Progesterone Test for Dogs and the Female Dog Heat Cycle


A dog’s heat cycle occurs approximately every 6 to 15 months, depending on the breed and genetic trends within the female dog’s family. A progesterone test for dogs can be used to determine which part of the cycle a female dog is in and whether she is receptive to mating. The canine heat cycle is divided into four phases:

  1. Proestrus: Starts with swelling of the vulva and bloody vaginal discharge. This lasts an average of 9 days, with a range of 0 to 27 days.
  2. Estrus: The period in which the female is receptive to mating. Ovulation occurs. Duration of estrus averages 9 days, with an average of 2 to 24 days.
  3. Diestrus: The female is unreceptive to mating. Late in diestrus, mammary glands can enlarge, even if the female is not pregnant. This part of the cycle lasts for about 2 months.
  4. Anestrus: The hormonally quiet period between cycles. This can last 4 to 13 months.

Using a Progesterone Test for Dogs to Determine Breeding Times

A breeder will want to know the optimal time for mating or artificial insemination to plan for breeding-related travel and to maximize litter size. This is most easily done by monitoring circulating progesterone levels using a progesterone test for dogs. During most of proestrus, progesterone hormone levels are low. Just before ovulation, progesterone levels rise precipitously, which corresponds with a surge in luteinizing hormone.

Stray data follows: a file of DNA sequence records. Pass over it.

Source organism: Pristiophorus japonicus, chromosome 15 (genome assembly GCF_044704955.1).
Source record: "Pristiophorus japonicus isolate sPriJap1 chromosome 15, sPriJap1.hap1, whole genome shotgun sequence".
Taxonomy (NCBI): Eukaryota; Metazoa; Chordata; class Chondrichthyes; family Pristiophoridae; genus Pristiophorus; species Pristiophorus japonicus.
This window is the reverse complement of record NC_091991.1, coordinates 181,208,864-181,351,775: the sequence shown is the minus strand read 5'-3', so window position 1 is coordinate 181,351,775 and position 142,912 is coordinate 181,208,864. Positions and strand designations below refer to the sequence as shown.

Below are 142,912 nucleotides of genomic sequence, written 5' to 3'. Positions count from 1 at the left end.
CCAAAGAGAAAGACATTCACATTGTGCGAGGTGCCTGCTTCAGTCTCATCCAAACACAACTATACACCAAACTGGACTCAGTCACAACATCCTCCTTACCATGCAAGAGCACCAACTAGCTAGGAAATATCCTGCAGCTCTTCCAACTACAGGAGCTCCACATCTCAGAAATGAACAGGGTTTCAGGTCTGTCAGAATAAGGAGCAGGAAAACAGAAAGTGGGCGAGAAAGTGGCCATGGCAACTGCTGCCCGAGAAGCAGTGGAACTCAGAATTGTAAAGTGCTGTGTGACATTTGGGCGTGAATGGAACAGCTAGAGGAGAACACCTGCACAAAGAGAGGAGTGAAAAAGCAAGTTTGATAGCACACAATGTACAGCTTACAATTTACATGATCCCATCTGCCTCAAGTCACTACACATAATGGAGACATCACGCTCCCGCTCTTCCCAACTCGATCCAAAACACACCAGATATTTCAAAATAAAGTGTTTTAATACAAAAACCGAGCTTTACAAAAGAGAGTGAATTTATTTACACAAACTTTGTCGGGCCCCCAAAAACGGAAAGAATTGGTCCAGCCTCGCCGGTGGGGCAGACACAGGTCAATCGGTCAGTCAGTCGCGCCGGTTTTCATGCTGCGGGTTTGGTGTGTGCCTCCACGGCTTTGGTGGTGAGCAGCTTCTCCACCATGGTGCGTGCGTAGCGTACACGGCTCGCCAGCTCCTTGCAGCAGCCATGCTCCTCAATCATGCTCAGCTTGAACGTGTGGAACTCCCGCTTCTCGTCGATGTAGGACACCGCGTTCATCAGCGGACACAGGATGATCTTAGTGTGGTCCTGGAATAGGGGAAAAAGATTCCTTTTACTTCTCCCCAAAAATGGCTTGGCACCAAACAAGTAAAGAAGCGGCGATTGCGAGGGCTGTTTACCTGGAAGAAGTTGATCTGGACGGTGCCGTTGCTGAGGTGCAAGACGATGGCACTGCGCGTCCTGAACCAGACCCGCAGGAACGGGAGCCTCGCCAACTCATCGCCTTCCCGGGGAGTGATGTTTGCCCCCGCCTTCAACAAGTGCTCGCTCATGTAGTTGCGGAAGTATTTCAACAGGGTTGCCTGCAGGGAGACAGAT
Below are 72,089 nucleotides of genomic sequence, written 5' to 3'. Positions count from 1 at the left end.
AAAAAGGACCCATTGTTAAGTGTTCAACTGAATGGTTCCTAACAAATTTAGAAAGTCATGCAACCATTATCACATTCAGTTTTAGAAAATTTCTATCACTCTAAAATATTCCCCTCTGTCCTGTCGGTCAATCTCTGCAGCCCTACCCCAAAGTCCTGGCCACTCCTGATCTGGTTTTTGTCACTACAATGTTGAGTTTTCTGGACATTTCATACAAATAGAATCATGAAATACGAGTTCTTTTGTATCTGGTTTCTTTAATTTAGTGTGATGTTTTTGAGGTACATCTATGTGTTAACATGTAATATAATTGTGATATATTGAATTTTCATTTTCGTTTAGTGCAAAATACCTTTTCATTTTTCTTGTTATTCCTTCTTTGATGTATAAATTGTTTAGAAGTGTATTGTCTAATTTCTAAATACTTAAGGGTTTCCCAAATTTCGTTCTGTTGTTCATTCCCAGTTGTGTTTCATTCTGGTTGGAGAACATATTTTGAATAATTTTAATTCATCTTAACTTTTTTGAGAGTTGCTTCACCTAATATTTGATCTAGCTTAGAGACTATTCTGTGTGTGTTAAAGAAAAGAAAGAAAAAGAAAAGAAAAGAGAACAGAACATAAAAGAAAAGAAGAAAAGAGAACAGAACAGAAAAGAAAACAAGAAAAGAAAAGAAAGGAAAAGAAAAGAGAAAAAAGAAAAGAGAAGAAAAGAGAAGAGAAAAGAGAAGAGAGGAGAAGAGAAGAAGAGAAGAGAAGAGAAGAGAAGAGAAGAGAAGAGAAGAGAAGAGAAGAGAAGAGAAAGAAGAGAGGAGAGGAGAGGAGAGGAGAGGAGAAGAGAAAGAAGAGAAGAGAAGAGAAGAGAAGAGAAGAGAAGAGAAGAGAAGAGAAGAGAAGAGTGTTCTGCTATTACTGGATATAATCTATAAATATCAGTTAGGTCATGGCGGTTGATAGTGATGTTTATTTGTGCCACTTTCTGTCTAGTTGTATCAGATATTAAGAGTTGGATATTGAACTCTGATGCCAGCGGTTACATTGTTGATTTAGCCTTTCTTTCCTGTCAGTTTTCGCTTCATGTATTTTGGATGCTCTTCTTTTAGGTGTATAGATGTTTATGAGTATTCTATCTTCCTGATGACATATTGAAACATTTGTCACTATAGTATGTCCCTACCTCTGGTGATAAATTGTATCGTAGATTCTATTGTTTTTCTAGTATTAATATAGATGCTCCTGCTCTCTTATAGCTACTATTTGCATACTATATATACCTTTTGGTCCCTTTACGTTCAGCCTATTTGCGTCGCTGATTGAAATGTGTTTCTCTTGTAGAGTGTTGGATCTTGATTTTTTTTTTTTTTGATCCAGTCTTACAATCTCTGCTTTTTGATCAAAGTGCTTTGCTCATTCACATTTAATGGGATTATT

Usually, serial progesterone levels are measured every other day starting from when the bloody vaginal discharge starts, and when the progesterone is greater than 2.0 ng/mL, assume ovulation has occurred. Most progesterone tests are done through the veterinary office, using radioimmunoassay (gold standard) or chemiluminescence immunoassay.

When You Need a Progesterone Test for Dogs

Home progesterone kits measure progesterone, and while the perspective mother might be more comfortable being able to stay at home instead of traveling for a veterinary appointment, the home kits are not as accurate as the test through the veterinary office, and they will still require a blood sample.

Whichever method of progesterone testing a breeder decides upon, when measuring serial progesterone levels, it is important for accuracy to use the same lab for all the tests and pull the blood sample at the same time of day for all the tests.

Another advantage of knowing ovulation date via progesterone testing, is that the breeder will have a much better idea of whelping date (65 +/- 2 days after ovulation). This gives the breeder a time frame in which to be more vigilant in monitoring their pregnant dog and informs future puppy owners when they might be able to take their new family member home.





Source link

You May Also Like

About the Author: Tony Ramos

Home Privacy Policy Terms Of Use Anti Spam Policy Contact Us Affiliate Disclosure Amazon Affiliate Disclaimer DMCA Earnings Disclaimer